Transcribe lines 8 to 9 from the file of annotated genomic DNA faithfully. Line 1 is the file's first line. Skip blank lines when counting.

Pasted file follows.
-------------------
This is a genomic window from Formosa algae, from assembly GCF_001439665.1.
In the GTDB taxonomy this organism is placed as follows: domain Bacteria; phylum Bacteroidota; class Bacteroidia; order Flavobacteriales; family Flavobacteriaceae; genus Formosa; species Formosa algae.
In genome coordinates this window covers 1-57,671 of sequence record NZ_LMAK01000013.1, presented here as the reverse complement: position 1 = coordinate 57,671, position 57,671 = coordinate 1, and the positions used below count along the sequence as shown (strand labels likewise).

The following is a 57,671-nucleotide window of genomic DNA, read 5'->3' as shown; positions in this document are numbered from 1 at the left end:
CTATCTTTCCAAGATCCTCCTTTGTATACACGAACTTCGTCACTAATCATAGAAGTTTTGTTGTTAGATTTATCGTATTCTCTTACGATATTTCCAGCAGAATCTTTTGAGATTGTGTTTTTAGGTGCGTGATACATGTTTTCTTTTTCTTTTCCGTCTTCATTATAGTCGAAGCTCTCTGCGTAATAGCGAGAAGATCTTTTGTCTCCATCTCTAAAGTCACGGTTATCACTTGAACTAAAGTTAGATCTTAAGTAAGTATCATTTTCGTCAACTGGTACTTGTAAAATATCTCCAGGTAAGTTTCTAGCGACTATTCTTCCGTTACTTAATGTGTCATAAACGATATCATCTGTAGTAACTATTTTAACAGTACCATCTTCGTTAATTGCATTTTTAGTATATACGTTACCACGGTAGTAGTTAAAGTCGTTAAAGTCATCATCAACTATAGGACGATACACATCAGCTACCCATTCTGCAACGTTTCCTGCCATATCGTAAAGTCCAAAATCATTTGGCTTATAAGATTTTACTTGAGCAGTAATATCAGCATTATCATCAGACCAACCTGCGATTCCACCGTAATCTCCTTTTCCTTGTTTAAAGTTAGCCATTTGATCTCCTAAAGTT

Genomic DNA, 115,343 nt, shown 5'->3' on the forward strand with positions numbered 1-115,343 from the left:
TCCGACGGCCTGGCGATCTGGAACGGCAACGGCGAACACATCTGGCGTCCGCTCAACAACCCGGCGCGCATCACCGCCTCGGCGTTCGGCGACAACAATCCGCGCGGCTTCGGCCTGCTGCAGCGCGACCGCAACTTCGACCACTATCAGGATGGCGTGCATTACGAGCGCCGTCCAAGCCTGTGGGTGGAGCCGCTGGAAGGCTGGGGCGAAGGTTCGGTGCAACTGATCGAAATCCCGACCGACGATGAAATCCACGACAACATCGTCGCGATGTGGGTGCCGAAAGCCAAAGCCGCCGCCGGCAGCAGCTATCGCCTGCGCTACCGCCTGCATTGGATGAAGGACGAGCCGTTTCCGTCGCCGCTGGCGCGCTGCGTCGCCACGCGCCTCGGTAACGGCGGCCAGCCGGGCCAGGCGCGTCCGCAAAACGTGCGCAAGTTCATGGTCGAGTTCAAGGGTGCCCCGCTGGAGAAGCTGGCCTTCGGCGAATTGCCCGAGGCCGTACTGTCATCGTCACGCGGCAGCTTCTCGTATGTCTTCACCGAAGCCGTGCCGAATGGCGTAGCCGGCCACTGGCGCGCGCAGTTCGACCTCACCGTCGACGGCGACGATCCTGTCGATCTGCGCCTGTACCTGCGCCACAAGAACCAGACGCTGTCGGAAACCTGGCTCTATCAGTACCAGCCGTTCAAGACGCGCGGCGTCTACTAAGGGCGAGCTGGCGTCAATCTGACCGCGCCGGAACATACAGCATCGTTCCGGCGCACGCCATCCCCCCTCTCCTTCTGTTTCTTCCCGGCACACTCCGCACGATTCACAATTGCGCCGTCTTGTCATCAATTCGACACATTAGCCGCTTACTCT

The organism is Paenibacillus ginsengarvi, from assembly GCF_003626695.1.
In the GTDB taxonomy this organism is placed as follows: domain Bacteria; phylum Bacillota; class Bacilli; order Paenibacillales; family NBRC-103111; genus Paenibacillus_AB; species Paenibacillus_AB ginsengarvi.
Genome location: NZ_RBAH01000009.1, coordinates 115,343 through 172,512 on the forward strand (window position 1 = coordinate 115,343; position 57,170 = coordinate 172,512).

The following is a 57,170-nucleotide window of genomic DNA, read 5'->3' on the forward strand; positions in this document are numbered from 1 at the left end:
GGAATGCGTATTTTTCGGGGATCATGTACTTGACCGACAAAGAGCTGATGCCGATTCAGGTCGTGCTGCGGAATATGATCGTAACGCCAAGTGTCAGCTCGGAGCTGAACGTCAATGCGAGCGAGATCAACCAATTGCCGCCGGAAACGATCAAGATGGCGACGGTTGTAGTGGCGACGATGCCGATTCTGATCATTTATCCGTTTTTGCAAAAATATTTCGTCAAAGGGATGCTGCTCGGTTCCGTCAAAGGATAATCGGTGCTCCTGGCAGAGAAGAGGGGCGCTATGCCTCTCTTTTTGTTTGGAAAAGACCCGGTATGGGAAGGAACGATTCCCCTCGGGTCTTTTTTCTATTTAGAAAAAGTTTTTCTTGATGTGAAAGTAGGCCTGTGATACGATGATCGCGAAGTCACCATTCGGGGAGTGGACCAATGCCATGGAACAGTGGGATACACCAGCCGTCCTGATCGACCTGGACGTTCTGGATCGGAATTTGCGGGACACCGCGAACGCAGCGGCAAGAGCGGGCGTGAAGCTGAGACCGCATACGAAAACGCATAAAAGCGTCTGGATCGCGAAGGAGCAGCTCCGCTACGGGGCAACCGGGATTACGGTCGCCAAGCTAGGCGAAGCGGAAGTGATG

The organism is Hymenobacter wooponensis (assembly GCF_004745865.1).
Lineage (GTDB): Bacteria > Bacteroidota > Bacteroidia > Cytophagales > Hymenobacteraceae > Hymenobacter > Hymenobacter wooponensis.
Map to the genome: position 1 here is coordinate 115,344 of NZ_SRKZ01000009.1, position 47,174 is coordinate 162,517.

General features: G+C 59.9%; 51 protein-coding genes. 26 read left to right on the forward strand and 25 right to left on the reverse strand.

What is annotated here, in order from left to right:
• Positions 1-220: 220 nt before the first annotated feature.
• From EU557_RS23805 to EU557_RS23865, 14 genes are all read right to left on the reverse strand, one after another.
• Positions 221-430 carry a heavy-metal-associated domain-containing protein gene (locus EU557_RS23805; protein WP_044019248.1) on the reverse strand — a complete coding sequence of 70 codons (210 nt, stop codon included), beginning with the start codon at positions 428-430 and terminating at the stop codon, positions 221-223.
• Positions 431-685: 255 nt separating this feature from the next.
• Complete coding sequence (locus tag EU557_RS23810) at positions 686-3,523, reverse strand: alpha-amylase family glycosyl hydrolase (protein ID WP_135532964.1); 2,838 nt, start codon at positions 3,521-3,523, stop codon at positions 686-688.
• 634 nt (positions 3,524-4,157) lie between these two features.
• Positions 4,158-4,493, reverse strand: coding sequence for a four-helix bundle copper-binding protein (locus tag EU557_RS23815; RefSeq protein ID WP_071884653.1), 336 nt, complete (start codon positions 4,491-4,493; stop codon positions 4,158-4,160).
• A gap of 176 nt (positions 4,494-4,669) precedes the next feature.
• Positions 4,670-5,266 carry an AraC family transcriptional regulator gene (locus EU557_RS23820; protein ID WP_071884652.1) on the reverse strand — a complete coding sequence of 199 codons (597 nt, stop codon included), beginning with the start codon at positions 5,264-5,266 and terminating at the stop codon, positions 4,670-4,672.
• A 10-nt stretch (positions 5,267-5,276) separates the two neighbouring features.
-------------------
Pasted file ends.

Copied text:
The organism is Paenibacillus ginsengarvi, from assembly GCF_003626695.1.
In the GTDB taxonomy this organism is placed as follows: domain Bacteria; phylum Bacillota; class Bacilli; order Paenibacillales; family NBRC-103111; genus Paenibacillus_AB; species Paenibacillus_AB ginsengarvi.